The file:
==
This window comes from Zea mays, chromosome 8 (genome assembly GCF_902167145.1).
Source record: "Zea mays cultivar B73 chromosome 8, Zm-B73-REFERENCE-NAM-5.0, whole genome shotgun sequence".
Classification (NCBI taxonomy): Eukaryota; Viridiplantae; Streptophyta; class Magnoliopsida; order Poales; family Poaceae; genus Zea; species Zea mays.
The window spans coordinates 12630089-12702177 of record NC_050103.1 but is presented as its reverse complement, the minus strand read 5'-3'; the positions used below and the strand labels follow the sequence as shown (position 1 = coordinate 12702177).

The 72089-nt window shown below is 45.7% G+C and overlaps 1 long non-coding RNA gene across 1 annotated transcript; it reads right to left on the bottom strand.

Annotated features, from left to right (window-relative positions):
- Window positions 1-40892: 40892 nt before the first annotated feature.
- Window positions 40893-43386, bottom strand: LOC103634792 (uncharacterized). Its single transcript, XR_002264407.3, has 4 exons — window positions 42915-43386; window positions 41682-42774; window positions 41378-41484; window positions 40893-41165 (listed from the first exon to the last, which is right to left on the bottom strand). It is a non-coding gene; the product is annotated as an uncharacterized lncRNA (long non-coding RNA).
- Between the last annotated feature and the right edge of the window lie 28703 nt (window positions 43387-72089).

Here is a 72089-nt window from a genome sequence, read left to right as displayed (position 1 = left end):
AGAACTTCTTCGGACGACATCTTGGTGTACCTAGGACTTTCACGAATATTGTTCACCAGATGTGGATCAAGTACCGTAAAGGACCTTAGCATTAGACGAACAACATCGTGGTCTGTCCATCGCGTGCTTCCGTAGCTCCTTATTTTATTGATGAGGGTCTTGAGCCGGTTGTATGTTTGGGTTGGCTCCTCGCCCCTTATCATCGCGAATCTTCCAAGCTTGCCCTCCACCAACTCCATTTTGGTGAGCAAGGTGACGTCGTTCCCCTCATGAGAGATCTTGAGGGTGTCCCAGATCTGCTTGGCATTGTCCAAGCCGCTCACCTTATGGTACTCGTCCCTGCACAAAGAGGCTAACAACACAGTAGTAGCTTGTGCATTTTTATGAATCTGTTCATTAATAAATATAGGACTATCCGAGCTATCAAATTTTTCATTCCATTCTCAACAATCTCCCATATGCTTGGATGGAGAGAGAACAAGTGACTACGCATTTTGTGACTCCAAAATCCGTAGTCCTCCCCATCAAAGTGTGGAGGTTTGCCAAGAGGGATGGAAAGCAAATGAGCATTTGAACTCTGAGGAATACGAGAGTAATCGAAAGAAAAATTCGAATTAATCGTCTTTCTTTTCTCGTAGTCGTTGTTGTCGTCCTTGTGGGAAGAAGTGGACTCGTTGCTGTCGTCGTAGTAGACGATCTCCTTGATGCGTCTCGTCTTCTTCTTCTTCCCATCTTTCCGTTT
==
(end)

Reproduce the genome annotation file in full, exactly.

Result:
This window comes from Zea mays, chromosome 8 (genome assembly GCF_902167145.1).
Source record: "Zea mays cultivar B73 chromosome 8, Zm-B73-REFERENCE-NAM-5.0, whole genome shotgun sequence".
Classification (NCBI taxonomy): Eukaryota; Viridiplantae; Streptophyta; class Magnoliopsida; order Poales; family Poaceae; genus Zea; species Zea mays.
The window spans coordinates 12630089-12702177 of record NC_050103.1 but is presented as its reverse complement, the minus strand read 5'-3'; the positions used below and the strand labels follow the sequence as shown (position 1 = coordinate 12702177).

The 72089-nt window shown below is 45.7% G+C and overlaps 1 long non-coding RNA gene across 1 annotated transcript; it reads right to left on the bottom strand.

Annotated features, from left to right (window-relative positions):
- Window positions 1-40892: 40892 nt before the first annotated feature.
- Window positions 40893-43386, bottom strand: LOC103634792 (uncharacterized). Its single transcript, XR_002264407.3, has 4 exons — window positions 42915-43386; window positions 41682-42774; window positions 41378-41484; window positions 40893-41165 (listed from the first exon to the last, which is right to left on the bottom strand). It is a non-coding gene; the product is annotated as an uncharacterized lncRNA (long non-coding RNA).
- Between the last annotated feature and the right edge of the window lie 28703 nt (window positions 43387-72089).

Here is a 72089-nt window from a genome sequence, read left to right as displayed (position 1 = left end):
AGAACTTCTTCGGACGACATCTTGGTGTACCTAGGACTTTCACGAATATTGTTCACCAGATGTGGATCAAGTACCGTAAAGGACCTTAGCATTAGACGAACAACATCGTGGTCTGTCCATCGCGTGCTTCCGTAGCTCCTTATTTTATTGATGAGGGTCTTGAGCCGGTTGTATGTTTGGGTTGGCTCCTCGCCCCTTATCATCGCGAATCTTCCAAGCTTGCCCTCCACCAACTCCATTTTGGTGAGCAAGGTGACGTCGTTCCCCTCATGAGAGATCTTGAGGGTGTCCCAGATCTGCTTGGCATTGTCCAAGCCGCTCACCTTATGGTACTCGTCCCTGCACAAAGAGGCTAACAACACAGTAGTAGCTTGTGCATTTTTATGAATCTGTTCATTAATAAATATAGGACTATCCGAGCTATCAAATTTTTCATTCCATTCTCAACAATCTCCCATATGCTTGGATGGAGAGAGAACAAGTGACTACGCATTTTGTGACTCCAAAATCCGTAGTCCTCCCCATCAAAGTGTGGAGGTTTGCCAAGAGGGATGGAAAGCAAATGAGCATTTGAACTCTGAGGAATACGAGAGTAATCGAAAGAAAAATTCGAATTAATCGTCTTTCTTTTCTCGTAGTCGTTGTTGTCGTCCTTGTGGGAAGAAGTGGACTCGTTGCTGTCGTCGTAGTAGACGATCTCCTTGATGCGTCTCGTCTTCTTCTTCTTCCCATCTTTCCGTTT